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Magnetic Bubble Domain Code Converter

IP.com Disclosure Number: IPCOM000078700D
Original Publication Date: 1973-Feb-01
Included in the Prior Art Database: 2005-Feb-26
Document File: 3 page(s) / 89K

Publishing Venue

IBM

Related People

Hayashi, N: AUTHOR

Abstract

A magnetic bubble domain alphanumeric display system is described in the IBM Technical Disclosure Bulletin, Vol. 15, No. 7, December 1972, pages 2213-2216, entitled "Magnetic Bubble Domain Alphanumeric Display and Microfilm Printing Device", by H. Chang and N. Hayashi. In the present description, a bubble domain code converter is presented which can be utilized in the aforementioned alphanumeric display.

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Magnetic Bubble Domain Code Converter

A magnetic bubble domain alphanumeric display system is described in the IBM Technical Disclosure Bulletin, Vol. 15, No. 7, December 1972, pages 2213- 2216, entitled "Magnetic Bubble Domain Alphanumeric Display and Microfilm Printing Device", by H. Chang and N. Hayashi. In the present description, a bubble domain code converter is presented which can be utilized in the aforementioned alphanumeric display.

The code converter is a decoder which utilizes compact code domains to close or open gates between output ports of a picture code memory and a display area, thereby selecting a channel for picture code domain propagation. This basic system is shown in Fig. 1 and in the aforementioned IBM Technical Disclosure Bulletin article.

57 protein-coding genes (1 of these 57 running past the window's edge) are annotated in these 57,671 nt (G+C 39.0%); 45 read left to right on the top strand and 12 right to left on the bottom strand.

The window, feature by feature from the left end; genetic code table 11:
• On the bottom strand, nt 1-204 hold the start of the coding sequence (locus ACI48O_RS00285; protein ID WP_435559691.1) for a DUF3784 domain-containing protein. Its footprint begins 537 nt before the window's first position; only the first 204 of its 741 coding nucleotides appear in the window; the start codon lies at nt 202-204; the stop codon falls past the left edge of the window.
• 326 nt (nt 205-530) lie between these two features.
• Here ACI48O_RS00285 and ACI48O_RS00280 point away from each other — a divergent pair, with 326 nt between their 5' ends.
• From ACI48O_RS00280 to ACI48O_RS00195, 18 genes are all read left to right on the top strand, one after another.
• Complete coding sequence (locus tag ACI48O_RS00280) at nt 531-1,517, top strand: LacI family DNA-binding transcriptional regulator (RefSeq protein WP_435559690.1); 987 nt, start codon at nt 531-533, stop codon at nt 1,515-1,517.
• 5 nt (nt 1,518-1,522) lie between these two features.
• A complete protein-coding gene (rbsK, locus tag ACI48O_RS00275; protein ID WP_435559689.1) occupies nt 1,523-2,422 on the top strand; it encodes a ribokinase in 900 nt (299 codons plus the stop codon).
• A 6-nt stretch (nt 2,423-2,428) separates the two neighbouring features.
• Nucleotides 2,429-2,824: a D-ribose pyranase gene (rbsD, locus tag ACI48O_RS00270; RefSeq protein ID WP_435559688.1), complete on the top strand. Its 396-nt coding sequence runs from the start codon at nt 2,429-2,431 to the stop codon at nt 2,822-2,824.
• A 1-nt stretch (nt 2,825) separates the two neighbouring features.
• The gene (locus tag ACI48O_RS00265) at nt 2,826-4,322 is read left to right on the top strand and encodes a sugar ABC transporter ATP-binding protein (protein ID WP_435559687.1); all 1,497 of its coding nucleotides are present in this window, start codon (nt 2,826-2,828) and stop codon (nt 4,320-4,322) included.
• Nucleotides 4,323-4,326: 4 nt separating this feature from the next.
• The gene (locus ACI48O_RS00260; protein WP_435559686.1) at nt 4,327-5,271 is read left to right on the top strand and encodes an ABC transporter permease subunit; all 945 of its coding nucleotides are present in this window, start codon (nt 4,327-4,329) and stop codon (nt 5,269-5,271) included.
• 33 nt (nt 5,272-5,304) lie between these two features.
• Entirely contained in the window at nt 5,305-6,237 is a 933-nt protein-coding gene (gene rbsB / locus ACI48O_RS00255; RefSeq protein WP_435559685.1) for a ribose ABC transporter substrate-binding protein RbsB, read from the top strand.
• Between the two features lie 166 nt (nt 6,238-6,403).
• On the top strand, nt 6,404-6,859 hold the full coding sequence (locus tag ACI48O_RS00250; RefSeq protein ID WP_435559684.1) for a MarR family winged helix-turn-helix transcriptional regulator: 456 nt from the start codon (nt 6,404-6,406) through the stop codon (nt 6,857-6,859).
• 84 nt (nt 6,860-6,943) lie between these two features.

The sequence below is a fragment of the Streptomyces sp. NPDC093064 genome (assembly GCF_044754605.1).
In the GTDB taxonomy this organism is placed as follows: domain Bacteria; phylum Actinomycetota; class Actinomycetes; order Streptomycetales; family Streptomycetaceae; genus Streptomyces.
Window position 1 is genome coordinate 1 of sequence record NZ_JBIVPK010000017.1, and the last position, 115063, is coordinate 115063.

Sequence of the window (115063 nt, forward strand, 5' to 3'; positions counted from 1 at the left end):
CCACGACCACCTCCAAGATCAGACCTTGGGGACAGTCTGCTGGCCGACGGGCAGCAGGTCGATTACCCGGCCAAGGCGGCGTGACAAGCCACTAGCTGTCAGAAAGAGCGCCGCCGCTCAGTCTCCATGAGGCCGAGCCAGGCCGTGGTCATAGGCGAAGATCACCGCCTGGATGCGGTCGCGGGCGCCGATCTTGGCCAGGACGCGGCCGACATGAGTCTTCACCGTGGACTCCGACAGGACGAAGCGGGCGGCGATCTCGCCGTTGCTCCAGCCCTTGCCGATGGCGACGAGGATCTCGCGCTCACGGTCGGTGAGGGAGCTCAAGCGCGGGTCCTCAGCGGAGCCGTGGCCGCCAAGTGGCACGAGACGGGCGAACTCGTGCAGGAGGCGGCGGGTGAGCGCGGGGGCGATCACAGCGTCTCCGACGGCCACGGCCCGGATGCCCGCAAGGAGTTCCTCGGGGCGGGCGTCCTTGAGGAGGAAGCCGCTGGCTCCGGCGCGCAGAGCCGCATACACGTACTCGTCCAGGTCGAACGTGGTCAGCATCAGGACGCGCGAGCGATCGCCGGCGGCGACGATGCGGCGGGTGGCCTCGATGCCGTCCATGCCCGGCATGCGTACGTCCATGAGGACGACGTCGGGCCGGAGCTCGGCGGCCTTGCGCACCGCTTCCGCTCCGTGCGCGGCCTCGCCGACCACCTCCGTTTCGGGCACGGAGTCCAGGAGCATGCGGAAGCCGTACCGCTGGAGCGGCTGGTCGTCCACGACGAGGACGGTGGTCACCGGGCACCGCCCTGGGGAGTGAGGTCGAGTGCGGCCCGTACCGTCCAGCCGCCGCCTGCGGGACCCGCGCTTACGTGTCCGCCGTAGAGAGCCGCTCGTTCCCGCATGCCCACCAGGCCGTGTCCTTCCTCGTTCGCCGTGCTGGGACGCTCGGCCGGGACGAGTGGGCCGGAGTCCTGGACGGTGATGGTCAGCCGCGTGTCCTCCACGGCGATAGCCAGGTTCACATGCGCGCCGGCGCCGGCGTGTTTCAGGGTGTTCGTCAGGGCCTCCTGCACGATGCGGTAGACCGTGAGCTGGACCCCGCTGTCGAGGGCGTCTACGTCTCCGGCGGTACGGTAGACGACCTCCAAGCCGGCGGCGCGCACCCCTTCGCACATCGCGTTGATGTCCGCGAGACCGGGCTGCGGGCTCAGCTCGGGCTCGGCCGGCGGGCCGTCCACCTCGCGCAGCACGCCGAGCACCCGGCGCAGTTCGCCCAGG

Fig. 2 shows a logical structure for a bubble domain code converter. The principle of operation is similar to that of conventional bubble domain decoders (such as is shown in U. S. Patent 3,701,125), except, that magnetostatic interaction between domains is used for domain propagation, rather that current loops. In more detail, the bold lines in Fig. 2 represent propagation channels in which current loops are used to expand domains from the compact code memory. The single circles represent sources for initial bubble domains and utilize permalloy overlay patterns, as is well known. The symbols using double circles with empty and filled inner circles, represents normally open gates and normally closed gates with holding capability, respectively.

A normally open gate is shown in Fig. 3A, while a normally closed gate is shown in Fig. 3B. Operations of these gates is shown in Figs. 4A and 4B, respectively.

The normally open gate placed at an intersection (x(i), p(j)) permits a domain in the picture code channel p(j). to run out to reach the output port of the converter, only if there is no domain in the compact code chann...